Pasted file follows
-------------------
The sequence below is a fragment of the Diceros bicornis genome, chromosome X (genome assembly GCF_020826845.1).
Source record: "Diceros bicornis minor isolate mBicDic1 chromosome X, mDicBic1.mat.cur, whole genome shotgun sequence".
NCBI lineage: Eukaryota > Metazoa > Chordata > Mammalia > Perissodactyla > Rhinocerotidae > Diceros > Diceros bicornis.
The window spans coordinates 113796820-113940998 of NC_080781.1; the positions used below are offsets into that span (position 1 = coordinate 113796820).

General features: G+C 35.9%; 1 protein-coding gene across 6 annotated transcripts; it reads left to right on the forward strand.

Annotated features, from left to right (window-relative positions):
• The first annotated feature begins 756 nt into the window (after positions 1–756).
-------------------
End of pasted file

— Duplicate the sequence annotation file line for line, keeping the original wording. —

The sequence below is a fragment of the Diceros bicornis genome, chromosome X (genome assembly GCF_020826845.1).
Source record: "Diceros bicornis minor isolate mBicDic1 chromosome X, mDicBic1.mat.cur, whole genome shotgun sequence".
NCBI lineage: Eukaryota > Metazoa > Chordata > Mammalia > Perissodactyla > Rhinocerotidae > Diceros > Diceros bicornis.
The window spans coordinates 113796820-113940998 of NC_080781.1; the positions used below are offsets into that span (position 1 = coordinate 113796820).

General features: G+C 35.9%; 1 protein-coding gene across 6 annotated transcripts; it reads left to right on the forward strand.

Annotated features, from left to right (window-relative positions):
• The first annotated feature begins 756 nt into the window (after positions 1–756).